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    I remember loving Equal to the Challenge... now I'm inspired to read it again! Also recommend Horse People: Scenes from the Riding Life, Barn Blind and Horse Heaven. Horseplay, Riding Lessons & Flying Changes were fun, quick reads.

    More of a fun coffee-table book, but People We Know, Horses They Love is good with lots of gorgeous photographs.



  6. #26
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    Jan. 29, 2013
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    Greensboro, NC
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    Faraway Horses by Buck Brannaman is also a fabulous book!



  7. #27
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    Mar. 9, 2006
    Location
    South-Central PA
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    Unbridled Passions: Show Jumping's Greatest Horses and Riders North America

    http://www.amazon.com/Unbridled-Pass...led+passion%22
    Cindy



  8. #28
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    Oct. 1, 2012
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    "No Hurdle to High" and "$80 Champion" would have to be my two favorite non-fiction biography type horse books. Especially the $80 Champion! The writing is excellent, and there are some lovely photos included in the book, too!



  9. #29
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    Apr. 2, 2011
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    Westchester, NY
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    If you're open to something outside of hunter/jumper, I loved Seabiscuit and Man 'O War!



  10. #30
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    Feb. 24, 1999
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    MD
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    I'm in the middle of $80 Champion right now and am loving it.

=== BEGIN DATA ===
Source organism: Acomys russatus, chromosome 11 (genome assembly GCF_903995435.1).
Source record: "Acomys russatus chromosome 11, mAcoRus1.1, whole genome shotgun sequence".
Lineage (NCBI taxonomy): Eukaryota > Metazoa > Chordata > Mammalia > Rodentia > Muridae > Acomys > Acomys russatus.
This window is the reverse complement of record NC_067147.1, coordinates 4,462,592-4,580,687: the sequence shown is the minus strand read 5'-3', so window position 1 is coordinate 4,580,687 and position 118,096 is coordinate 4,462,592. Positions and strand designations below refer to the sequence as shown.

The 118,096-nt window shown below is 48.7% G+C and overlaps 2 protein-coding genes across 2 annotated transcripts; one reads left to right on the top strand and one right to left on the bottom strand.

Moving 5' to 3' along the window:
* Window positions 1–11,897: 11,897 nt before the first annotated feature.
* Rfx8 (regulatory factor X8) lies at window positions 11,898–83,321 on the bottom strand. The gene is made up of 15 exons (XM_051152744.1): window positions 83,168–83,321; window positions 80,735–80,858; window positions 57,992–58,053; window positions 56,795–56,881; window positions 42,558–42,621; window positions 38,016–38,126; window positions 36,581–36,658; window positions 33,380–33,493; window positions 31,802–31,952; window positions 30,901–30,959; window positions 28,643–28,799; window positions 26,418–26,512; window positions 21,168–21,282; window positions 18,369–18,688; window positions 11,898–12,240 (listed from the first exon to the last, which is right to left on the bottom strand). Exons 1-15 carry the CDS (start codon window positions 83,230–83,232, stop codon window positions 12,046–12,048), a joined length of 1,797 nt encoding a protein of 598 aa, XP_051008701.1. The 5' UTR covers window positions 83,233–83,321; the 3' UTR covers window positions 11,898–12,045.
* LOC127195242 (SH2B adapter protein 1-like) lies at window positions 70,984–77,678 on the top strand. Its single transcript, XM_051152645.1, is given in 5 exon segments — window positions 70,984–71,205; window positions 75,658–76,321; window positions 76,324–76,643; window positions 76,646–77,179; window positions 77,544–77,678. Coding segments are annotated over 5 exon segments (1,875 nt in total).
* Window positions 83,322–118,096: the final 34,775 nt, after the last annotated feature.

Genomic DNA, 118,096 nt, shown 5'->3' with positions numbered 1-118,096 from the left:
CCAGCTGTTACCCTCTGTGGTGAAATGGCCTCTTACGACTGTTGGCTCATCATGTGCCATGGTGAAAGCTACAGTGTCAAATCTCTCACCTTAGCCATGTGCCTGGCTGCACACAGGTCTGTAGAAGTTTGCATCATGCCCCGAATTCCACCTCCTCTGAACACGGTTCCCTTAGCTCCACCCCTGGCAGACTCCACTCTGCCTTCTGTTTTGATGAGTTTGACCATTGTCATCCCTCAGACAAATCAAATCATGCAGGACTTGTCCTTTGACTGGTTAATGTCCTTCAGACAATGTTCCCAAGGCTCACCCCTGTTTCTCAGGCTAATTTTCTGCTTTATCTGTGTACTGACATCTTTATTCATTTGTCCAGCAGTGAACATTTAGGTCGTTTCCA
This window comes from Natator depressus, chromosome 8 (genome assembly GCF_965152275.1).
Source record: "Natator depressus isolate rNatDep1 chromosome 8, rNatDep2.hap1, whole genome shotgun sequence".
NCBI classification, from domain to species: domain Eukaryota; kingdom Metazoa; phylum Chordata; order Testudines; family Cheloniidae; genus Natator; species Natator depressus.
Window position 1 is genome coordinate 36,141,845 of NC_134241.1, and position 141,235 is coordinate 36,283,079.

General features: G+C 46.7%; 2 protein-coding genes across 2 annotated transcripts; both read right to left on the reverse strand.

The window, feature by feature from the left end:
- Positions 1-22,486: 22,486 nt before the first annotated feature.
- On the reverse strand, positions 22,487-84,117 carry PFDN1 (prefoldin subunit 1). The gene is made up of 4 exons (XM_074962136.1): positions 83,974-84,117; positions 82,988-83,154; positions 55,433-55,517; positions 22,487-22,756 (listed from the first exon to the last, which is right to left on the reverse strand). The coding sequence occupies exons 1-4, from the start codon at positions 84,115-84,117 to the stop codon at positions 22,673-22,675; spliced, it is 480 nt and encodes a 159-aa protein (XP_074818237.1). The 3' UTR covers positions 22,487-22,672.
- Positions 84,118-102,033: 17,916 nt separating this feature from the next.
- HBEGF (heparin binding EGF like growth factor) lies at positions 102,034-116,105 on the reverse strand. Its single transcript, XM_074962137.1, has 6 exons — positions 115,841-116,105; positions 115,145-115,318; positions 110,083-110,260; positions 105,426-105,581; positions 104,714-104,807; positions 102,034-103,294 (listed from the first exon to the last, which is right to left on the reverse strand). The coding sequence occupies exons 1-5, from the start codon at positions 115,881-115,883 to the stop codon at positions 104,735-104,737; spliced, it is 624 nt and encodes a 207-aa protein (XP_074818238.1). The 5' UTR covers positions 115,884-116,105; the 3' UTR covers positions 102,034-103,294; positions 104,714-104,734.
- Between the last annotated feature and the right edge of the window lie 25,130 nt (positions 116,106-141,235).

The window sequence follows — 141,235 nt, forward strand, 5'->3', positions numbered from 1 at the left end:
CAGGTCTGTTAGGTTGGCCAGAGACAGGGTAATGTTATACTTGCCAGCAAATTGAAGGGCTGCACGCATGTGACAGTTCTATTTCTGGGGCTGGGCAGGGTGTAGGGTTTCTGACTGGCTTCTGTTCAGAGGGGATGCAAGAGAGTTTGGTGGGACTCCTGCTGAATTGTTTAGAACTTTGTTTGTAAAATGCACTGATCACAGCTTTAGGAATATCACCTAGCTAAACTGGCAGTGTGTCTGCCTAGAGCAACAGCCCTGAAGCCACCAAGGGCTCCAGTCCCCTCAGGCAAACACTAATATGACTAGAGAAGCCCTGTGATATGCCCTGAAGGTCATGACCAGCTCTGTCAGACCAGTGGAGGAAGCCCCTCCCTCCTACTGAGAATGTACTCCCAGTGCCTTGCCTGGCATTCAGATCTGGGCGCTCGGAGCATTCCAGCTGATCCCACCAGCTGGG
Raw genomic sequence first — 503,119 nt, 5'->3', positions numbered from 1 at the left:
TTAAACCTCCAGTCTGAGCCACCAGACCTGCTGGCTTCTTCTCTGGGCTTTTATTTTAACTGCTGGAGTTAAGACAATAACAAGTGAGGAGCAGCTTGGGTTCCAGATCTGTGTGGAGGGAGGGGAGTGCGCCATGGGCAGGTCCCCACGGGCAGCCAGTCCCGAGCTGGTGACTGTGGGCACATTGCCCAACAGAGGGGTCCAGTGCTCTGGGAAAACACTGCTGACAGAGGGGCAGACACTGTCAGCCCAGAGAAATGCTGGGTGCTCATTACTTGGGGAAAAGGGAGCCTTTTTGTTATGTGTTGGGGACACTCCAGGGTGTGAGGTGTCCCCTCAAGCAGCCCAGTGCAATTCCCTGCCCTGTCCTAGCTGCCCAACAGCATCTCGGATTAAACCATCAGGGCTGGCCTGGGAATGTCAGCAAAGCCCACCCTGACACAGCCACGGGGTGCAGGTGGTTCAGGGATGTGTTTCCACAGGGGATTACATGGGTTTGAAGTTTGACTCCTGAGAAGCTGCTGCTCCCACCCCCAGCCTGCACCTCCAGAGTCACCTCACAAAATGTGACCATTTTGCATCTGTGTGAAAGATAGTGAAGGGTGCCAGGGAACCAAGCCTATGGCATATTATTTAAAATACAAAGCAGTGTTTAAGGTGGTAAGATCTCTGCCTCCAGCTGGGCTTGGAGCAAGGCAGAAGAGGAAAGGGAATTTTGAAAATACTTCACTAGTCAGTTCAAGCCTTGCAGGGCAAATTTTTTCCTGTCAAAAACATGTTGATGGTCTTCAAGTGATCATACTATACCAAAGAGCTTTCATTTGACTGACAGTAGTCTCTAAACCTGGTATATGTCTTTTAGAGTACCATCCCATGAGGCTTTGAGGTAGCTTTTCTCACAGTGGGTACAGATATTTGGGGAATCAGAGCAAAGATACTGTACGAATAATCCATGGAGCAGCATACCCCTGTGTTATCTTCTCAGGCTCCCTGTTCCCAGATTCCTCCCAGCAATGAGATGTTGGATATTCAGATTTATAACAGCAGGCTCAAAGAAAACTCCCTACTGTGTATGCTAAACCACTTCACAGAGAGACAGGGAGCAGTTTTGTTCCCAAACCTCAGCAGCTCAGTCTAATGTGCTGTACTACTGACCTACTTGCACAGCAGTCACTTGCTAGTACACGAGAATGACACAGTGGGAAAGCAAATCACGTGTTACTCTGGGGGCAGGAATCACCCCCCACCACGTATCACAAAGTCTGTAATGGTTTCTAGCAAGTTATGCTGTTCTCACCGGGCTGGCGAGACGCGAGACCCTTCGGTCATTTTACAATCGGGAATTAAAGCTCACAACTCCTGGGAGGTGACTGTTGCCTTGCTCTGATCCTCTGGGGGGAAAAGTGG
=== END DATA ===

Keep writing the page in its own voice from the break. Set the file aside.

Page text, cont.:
I have it on e-loan from my library but I think I"m going to have to buy a hard copy of it to add to my permanent collection of horse books. It's really great.


    1 members found this post helpful.

  11. #31
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    "The Making of the Modern Warmblood" is absolutely awesome. It goes through the past 100ish years with the various European registries and discusses how the different groups came to be and what influential horses were produced from each region. Throughout the book are interviews with top breeders where they discuss how they formed their breeding programs. It's like a 700pg biographical book encompassing all the breeders and horses who have shaped our sport. Plus it has lots of awesome pictures (which it's very interesting to see the change in conformation over time).



  12. #32
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    Jan. 22, 2013
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    Quote Originally Posted by Lucassb View Post
    Anything by Steinkraus is always good, IMO. Also the Madden and Cooney book on management - which provides a good look into the daily routines used in a top barn.

    Despite the beginnerish rider on the cover, Winning Ways by Margaret Cannell is an excellent look into what lessons are like in many of the top programs.

    http://www.amazon.com/Winning-Ways-L.../dp/0876059604

    None of them are biographies or non fiction per se, but they all offer a window onto the sport.
    What is the Madden and Cooney book on management called? I am very interested



  13. #33
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    Jun. 29, 2004
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    Quote Originally Posted by Talley View Post
    What is the Madden and Cooney book on management called? I am very interested
    Fit to Show, the Guide to Grooming your Horse is by Cooney and Madden, not sure if that was the book Lucassb is referring to or not. On a similar vein, I liked Susan Harris' Grooming to Win even better.

    And I agree about Bill Steinkraus, love his Reflections on Riding and Jumping, its one of the best.